This is not a proposal, but a way to communicate just one fevered vision.
It seems a fair assumption that the Robotics Club members are interested in doing some robotics. But maybe they heard “Nope, we’re not doing robotics, not until FIRST in January. The rest of the year it’s just fundraising (collecting old shoes, selling candy bars) and leaning on parents to be mentors.”
Maybe there’s a robotics project that would help with fundraising. That would combine two problems into one solution.
What if our fundraisers were accompanied by a cute mascot-like robot while soliciting at football and basketball games (and maybe elsewhere)?
I’m thinking of the old organ grinders who had a monkey, maybe dressed like a little person. The monkey was entertaining in itself, and accepted money from passersby and scampered back to put it in the bucket.
The donor/audience experience
The robot is maybe four feet tall, vaguely humanoid. Instead of walking, it rolls. Its two arms can move, its head can nod up and down, and its face has slightly expressive features. Depending on available artistry, it might wear a Viking helmet, or maybe a deliberately cheesy 1950’s boxy look (or both).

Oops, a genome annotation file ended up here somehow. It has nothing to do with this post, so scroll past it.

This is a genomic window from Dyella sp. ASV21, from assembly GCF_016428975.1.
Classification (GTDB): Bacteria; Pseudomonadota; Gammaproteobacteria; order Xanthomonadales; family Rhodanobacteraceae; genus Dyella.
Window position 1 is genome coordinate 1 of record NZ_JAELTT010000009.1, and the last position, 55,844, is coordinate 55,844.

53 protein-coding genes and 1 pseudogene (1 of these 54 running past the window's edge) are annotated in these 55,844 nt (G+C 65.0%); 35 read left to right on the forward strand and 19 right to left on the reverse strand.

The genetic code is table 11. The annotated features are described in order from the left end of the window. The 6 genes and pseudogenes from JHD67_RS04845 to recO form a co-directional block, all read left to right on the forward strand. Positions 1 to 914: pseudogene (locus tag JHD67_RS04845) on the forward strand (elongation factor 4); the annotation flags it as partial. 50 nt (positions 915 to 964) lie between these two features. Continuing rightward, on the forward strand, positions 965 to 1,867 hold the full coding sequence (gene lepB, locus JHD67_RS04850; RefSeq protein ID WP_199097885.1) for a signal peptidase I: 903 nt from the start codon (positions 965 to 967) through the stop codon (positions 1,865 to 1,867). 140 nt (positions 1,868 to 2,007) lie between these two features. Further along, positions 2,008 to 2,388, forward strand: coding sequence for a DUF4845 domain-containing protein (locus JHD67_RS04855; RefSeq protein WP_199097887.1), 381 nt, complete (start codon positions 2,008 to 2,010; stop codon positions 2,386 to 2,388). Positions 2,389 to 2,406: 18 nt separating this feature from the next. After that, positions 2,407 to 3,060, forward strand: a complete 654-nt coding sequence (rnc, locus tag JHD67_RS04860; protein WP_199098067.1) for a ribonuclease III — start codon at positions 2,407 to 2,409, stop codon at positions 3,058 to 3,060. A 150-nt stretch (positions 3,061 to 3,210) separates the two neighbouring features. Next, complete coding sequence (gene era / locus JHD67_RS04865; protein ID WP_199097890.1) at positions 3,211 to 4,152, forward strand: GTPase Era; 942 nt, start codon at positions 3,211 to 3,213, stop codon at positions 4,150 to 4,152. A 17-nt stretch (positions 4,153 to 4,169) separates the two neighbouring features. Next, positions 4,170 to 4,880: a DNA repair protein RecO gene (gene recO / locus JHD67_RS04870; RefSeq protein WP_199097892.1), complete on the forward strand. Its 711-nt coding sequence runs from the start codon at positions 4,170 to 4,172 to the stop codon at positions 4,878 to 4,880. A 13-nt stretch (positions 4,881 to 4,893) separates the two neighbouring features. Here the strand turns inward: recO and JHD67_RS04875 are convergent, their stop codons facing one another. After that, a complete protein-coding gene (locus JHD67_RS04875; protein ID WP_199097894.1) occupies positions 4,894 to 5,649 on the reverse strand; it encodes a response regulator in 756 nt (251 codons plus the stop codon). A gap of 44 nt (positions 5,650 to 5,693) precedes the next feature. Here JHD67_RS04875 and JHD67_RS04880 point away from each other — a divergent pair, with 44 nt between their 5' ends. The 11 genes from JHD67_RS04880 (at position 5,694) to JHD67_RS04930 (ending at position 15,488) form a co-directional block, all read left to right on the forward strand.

When you approach it, it ducks its head, makes sad puppy-dog eyes, and holds out its hand for a donation.
When you put some money into its hand, it lights up and smiles in delight. It drops the money into its money pouch, which the other hand is holding open.
What’s really happening
Automation is hard enough. True autonomy is way beyond the scope. To keep this one simple enough to actually finish, it works by remote control. It’s actually a student who directs it to extend its arm, move its eyebrows, etc. Wireless would be nice, Bluetooth or WiFi from a phone or tablet. Or maybe someone holds a control panel with a cable to the bot.
The hand does not need to grasp (even claws are hard to do). Mechanically, it’s little more than a hand-size cup or bowl. It is kept horizontal by the arm mechanism until it’s tipped into the money bag. [What about bills blowing out on a breezy football day?]
How it is built
At the bottom there’s a platform with the wheels and wheel motors. Wheels for a football stadium need to be bigger than wheels for basketball parquet. Above that there’s a torso, mostly space-taker-upper.
The shoulders bear the arm attachments.
The right arm is the one that reaches out to accept donations. Its upper arm is a parallelogram arrangement, to keep the forearm level. A motor in the shoulder sends the hand out and draws it back.
Just above the elbow, another motor rotates the right forearm — one position is toward the donor; the other position is against its “waist”, just over the money bag.
In the right wrist is another motor. In one position it keeps the “hand” horizontal; in the other it tilts the hand toward the body to dump the money into the money bag.
The left arm is simpler. Its only job is to open the money bag. The near side of the bag is attached to the torso; the far side is attached to the left hand. The left arm moves so that the hand pulls the far side of the bag away from the body, making a space for the right hand to dump the loot.